Russian police have put nearly 250 people under arrest, confronting a protest in Moscow called by opposition leader, Alexei Navalny.
Navalny was detained on Tuesday as he joined the protest despite a Russian court having earlier handed him a suspended prison sentence of three-and-a-half years for defrauding two firms. His brother, Oleg, was given an equal custodial sentence for the same offence earlier in the day.
Protesters rallied in Moscow’s Red Square despite police warnings against any illegal protests in the city.
Navalny described Tuesday’s verdict as “the most mean and disgusting possible,” and called on his supporters to “take to the streets” after the sentencing of his brother.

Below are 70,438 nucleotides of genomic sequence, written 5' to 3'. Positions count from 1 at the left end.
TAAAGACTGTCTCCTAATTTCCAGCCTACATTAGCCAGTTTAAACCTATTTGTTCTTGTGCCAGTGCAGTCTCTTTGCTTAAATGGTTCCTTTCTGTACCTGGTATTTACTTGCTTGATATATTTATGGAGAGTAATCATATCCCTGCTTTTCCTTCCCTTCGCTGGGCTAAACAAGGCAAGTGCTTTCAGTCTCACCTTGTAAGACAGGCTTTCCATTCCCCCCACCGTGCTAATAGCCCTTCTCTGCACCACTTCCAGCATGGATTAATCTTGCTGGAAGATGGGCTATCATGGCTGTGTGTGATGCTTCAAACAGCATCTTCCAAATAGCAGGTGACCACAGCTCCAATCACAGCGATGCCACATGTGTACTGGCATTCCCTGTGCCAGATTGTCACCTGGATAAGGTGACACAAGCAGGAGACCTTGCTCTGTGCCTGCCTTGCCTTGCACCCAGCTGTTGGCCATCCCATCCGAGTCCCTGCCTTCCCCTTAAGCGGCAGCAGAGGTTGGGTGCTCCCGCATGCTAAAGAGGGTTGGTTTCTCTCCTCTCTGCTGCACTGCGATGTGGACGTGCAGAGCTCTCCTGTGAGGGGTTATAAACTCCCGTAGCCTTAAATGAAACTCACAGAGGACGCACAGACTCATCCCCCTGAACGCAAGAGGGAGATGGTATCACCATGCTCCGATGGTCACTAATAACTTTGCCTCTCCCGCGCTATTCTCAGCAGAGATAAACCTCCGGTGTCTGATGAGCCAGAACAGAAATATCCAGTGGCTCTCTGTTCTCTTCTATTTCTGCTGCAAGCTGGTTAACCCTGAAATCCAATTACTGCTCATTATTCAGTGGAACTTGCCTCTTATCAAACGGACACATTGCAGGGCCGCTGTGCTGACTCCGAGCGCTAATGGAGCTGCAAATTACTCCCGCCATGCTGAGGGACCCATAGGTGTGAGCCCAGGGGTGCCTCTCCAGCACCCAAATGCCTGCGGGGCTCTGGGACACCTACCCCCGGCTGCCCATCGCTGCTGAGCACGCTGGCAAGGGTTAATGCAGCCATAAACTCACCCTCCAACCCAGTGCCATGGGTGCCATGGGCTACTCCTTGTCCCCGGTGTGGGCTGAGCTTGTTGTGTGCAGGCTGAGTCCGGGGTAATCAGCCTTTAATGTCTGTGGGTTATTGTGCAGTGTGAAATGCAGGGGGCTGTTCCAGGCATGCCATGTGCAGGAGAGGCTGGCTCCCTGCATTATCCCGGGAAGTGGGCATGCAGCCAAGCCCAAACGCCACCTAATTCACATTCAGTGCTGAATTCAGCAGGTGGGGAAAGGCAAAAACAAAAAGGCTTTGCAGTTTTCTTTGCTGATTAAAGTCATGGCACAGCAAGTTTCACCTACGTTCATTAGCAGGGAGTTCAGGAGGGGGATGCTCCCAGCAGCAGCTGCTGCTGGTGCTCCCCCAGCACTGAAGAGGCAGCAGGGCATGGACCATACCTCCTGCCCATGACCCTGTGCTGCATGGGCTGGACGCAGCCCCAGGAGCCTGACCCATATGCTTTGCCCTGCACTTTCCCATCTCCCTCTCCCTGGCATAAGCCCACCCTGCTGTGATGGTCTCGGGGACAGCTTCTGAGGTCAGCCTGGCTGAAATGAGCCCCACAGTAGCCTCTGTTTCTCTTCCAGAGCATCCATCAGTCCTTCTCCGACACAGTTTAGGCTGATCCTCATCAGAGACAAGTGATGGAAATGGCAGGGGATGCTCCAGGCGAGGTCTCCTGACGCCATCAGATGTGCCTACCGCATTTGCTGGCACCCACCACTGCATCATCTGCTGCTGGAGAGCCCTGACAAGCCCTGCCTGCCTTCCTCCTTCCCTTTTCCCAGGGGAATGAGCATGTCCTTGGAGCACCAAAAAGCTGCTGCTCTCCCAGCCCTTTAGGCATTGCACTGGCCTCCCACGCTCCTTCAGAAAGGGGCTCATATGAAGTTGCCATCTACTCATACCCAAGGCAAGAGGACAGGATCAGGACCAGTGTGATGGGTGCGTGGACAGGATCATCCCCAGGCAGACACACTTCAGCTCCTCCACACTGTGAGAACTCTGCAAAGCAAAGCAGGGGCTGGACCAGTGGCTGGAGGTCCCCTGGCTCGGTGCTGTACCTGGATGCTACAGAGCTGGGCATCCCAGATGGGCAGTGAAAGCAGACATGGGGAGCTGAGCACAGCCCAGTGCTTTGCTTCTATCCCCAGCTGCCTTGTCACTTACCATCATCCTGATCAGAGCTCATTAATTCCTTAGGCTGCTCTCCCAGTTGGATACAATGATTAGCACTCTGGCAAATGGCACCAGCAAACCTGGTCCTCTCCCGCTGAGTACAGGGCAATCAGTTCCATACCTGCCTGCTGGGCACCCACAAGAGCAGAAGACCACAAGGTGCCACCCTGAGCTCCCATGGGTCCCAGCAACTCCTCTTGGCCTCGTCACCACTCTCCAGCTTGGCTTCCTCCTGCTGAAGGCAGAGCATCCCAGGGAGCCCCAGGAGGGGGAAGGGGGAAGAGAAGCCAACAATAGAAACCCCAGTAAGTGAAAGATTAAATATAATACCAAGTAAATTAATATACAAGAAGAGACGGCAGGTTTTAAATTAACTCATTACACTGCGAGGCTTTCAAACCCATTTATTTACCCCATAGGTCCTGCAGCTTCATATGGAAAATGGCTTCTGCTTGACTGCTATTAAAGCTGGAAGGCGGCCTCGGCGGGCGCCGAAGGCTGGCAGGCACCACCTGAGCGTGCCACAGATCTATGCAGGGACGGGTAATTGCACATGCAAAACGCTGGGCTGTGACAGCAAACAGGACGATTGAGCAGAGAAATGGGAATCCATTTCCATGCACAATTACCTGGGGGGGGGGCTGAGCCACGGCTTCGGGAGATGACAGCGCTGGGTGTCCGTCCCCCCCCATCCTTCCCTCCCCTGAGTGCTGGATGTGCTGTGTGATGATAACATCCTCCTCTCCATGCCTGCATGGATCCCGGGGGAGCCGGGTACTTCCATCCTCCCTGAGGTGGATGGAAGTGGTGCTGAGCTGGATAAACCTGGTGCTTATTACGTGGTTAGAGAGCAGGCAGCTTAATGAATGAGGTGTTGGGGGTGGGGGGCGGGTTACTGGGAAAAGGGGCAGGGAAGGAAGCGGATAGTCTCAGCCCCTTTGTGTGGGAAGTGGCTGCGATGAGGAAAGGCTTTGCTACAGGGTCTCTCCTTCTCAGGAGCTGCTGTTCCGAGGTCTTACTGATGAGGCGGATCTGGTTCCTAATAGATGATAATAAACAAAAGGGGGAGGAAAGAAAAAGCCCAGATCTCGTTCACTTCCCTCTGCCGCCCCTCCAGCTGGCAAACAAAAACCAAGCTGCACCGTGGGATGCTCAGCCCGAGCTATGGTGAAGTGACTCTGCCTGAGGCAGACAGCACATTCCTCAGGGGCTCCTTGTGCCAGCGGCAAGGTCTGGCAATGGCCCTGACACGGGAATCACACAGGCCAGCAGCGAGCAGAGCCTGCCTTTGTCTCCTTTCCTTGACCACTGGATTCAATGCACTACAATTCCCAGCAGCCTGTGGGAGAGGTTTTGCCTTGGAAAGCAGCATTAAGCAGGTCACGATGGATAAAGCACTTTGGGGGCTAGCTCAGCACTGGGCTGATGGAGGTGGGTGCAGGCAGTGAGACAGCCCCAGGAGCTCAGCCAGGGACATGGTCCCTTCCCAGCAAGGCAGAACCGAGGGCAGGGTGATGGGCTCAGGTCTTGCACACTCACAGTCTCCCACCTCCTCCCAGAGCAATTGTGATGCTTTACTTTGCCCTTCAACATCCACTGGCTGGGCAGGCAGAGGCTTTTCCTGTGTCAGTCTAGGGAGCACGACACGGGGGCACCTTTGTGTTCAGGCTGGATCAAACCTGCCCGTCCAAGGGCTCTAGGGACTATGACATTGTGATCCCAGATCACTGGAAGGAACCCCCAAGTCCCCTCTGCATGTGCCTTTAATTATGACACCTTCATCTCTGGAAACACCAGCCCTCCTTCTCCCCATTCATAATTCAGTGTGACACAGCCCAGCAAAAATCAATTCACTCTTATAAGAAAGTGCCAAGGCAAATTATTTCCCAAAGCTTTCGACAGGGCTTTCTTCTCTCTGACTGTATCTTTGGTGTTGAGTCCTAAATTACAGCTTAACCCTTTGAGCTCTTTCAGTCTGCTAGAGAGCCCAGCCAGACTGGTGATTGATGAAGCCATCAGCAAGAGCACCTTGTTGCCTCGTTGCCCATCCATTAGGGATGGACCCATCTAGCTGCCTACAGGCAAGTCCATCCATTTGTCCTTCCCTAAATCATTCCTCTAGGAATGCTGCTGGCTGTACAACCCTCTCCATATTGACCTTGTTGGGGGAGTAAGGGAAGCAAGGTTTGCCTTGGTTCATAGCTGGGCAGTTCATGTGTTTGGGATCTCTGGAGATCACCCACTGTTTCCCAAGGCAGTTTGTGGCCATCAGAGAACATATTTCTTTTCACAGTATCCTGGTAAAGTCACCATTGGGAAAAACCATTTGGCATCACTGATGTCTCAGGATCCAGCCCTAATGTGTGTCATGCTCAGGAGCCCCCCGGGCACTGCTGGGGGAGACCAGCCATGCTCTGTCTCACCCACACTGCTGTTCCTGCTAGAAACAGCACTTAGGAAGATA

Navalny sent a tweet after his arrest, saying that he “had not got as far as the square.”
“I call on everyone not to leave until they are forced to,” he said, adding, “They cannot arrest everyone.”
The European Union said the verdict appeared to be politically motivated.
“The charges against them have not been substantiated during the trial,” said a spokesperson for the EU foreign policy chief, Federica Mogherini, while stressing that judicial decisions should be “free from political interference [and] independent.”
Germany’s commissioner for human rights, Christoph Straesser, called the verdict “a further blow to a critical civil society in Russia.”